At the intersection of sculpture, behavior, and choreography, PLAY is an arena of chance encounters where visitors are invited to interact with nine office chairs that seem to have lives of their own.
Play, a ritual older than humankind, has set rules that distinguish it from reality, but it has no clear aim or value other than itself. Instead, it is merely a feedback loop, a push/pull of energy, bound by time and place. Accordingly, the chairs seem to behave in such ways as to belie some level of predictability—only to then debunk the illusion.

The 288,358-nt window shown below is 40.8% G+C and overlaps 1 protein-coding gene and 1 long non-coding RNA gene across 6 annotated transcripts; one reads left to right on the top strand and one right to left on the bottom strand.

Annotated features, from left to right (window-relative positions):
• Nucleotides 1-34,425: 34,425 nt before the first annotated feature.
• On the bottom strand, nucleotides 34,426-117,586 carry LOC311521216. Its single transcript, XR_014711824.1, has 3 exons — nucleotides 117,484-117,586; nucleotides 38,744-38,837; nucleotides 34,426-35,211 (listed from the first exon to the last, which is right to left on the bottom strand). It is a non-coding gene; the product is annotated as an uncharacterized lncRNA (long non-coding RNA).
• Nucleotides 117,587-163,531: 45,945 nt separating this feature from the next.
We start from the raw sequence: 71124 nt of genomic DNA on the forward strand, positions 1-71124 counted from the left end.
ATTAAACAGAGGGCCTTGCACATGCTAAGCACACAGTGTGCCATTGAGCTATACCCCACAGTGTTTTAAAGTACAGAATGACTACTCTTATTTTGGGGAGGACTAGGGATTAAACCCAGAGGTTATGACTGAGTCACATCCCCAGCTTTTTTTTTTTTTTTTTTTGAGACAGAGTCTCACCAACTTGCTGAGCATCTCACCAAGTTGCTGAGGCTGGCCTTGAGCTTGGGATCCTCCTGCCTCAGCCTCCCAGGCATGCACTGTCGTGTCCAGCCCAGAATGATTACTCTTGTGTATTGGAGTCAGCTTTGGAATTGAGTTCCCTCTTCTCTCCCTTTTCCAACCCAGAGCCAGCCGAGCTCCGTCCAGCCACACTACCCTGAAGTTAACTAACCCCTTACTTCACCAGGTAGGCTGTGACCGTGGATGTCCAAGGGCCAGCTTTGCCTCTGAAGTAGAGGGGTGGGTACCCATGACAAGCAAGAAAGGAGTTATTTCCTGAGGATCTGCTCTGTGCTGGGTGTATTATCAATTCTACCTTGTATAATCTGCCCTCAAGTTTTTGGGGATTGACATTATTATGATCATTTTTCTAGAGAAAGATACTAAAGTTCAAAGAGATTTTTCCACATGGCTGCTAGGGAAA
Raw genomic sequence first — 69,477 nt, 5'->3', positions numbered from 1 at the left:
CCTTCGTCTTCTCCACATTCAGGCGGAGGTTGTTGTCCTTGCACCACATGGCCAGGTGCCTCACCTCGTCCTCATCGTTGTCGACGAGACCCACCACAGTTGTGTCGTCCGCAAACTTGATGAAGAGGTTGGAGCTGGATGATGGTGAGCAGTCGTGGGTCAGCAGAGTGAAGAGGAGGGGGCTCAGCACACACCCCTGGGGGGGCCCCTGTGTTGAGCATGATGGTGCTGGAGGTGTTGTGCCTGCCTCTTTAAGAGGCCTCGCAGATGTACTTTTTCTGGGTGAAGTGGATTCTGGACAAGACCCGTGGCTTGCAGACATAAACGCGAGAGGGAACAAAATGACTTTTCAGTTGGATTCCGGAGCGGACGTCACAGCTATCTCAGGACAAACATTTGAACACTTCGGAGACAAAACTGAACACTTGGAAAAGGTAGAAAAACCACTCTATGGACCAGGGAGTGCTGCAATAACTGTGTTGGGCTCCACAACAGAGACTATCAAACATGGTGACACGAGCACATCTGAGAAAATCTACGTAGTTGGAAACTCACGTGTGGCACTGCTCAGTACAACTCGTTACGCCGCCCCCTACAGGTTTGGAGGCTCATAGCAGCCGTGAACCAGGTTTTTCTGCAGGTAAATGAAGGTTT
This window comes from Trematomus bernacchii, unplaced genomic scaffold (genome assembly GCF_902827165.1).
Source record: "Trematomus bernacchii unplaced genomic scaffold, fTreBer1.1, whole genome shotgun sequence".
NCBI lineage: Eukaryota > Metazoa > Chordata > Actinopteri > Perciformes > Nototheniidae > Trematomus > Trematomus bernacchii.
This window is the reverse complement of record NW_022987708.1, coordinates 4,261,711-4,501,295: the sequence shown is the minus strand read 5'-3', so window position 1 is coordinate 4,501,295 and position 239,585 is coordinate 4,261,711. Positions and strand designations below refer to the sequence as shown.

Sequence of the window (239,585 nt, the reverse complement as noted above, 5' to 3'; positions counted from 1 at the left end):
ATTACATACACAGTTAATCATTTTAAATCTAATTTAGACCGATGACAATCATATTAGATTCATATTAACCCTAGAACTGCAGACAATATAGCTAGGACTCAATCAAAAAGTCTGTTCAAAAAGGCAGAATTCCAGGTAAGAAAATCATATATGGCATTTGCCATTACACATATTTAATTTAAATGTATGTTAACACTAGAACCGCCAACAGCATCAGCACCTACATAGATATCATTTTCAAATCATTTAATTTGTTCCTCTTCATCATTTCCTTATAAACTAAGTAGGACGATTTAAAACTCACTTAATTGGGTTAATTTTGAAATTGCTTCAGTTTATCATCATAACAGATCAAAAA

The more the viewer seeks to control the chairs, the clearer it becomes that they are not pawns or pets but participants. By attempting to understand the choreography, we actually create it, enacting the very patterns that we wish to decode.